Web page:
As upper arm is called the upper arm section. It is connected to the forearm via the joint of the elbow. The shoulder joint connects the upper arm with the shoulder girdle and thus with the trunk.
Of the upper arm (Latin Brachium called) is the part of the arm that is closest to the trunk of the body. For this reason, the upper arm is the proximal (close to the body) part of the arm. The upper arm connects the shoulder via the shoulder joint to the shoulder girdle and thus finally to the trunk. The brachium is connected to the forearm via the joint of the elbow. The upper arm section contains the humerus (upper arm bone), one of the longest bones in the entire human body.
The upper arm consists of the humerus, the upper end of which consists of a ball joint. This ball joint sits inside the shoulder blade and represents the connection to the shoulder. The shoulder joint represents the moving part of the connection from trunk to arm.
It is also the most flexible joint in the entire human body. This is also noticeable in the connection that exists between the upper arm and the joint. Because, viewed from the front, these come together at the back of the bone. Only then does the arm demonstrate its great mobility.
Another joint that the upper arm is connected to is the elbow joint. This is found at its lower end and connects the upper arm with the forearm. Unlike the shoulder and wrist joint, which can be bent, brought in and stretched, among other things, the elbow joint can only be bent, stretched and turned around.
The brachium has two main muscles: biceps and triceps. In addition, the upper arm is equipped with a deltoid muscle. The biceps are located on the front of the upper arm, while the triceps are on the back and the deltoids are in the shoulder area. The muscles are each surrounded by a sheath of connective tissue (called fascia).
In addition, the entire upper arm muscles are covered by an arm fascia (Fascia brachii called). In addition, the upper arm is made up of two partitions (septa) and a whole series of nerves and vessels. The upper arm is not only moved by the muscles located in the brachium, but also to a large extent by muscles located in the chest, back or shoulder.
The arm as a whole is the part of the body that exhibits the greatest freedom of movement in the human body. As the transition between the arm and the trunk, the upper arm has a central connection function.
In addition, the muscles in the shoulder, chest, back and upper arm make it possible to pull the arm towards the side or towards the body. This movement is called adduction or abduction. Furthermore, the upper arm and thus the entire arm can be raised through the shoulder joint and rotated inwards and outwards.
As a result, the upper arm plays a not insignificant role in the two important arm functions - lifting and gripping. Another important function of the arms is balancing the body, for example when walking upright. Here, too, the upper arm plays a key role: because balancing the body begins in the shoulder muscles and ends in the wrist.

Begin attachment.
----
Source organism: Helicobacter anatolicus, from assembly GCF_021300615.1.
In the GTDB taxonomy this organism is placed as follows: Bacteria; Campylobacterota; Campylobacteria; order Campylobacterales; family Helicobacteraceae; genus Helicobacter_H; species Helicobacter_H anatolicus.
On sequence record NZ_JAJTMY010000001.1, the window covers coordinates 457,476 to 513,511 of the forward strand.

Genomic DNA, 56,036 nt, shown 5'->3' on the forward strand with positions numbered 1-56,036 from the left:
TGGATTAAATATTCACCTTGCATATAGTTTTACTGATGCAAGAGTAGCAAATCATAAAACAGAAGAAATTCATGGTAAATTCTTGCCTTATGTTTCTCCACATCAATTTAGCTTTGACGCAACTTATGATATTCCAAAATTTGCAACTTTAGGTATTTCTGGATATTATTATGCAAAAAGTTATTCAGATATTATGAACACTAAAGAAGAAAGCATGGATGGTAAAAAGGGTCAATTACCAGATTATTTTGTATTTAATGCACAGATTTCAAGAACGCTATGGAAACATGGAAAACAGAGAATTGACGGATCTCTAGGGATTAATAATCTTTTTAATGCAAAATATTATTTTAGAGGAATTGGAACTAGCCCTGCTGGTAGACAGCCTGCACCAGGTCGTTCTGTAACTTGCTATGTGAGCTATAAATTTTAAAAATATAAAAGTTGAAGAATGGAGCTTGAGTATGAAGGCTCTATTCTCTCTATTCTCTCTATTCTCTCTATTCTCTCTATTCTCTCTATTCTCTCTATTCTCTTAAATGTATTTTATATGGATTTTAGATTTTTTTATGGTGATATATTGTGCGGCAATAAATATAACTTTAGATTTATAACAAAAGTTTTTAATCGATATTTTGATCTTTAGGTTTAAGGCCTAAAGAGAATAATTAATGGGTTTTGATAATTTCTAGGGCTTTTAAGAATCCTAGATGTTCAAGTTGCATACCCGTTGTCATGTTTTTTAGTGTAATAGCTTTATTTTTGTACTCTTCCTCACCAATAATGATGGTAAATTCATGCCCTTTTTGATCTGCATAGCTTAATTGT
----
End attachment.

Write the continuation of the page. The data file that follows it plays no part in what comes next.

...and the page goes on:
One of the most common arm injuries is a broken arm. The upper arm is less affected by this than the forearm. Medically, an upper arm fracture is called a subcapital humerus fracture. However, these only make up around 5 percent of all crossbreaks.
Much more often the ulna and radius are affected by fractures in the forearm. However, fractures are not the only injuries or illnesses that occur in the upper arm and can cause discomfort and restrictions: Nerves, tendons, joints, vessels, muscles and veins can also be affected by injuries or illnesses.
Frequent causes are strong external influences on the upper arm, such as those that can occur in accidents. Incorrect or excessive strain on the upper arms can also damage the muscles, tissues and nerves of the upper arm.
Due to its high mobility, symptoms in the brachium can quickly arise from pinched nerves and tendons or from compressed tissue. These usually show up through pain and a restriction of mobility. However, both can also occur through inflammation of the muscle tissue, nerves or tendons.
An injured or diseased upper arm is usually not only affected by pain, but also by a feeling of weakness. In addition to pain, many patients sounded a reduced function of the muscles, so that the upper arm was difficult or impossible to move.
In addition, there are clinical pictures where there is only limited pain in the upper arm apart from limited mobility. Injuries and diseases of the brachium, however, usually not only relate to the upper arm, but also affect other parts of the body in their function and task due to its important task. If the nerves in the upper arm are affected, numbness, for example, can occur in the lower extremities of the arm, i.e. in the hands or fingers.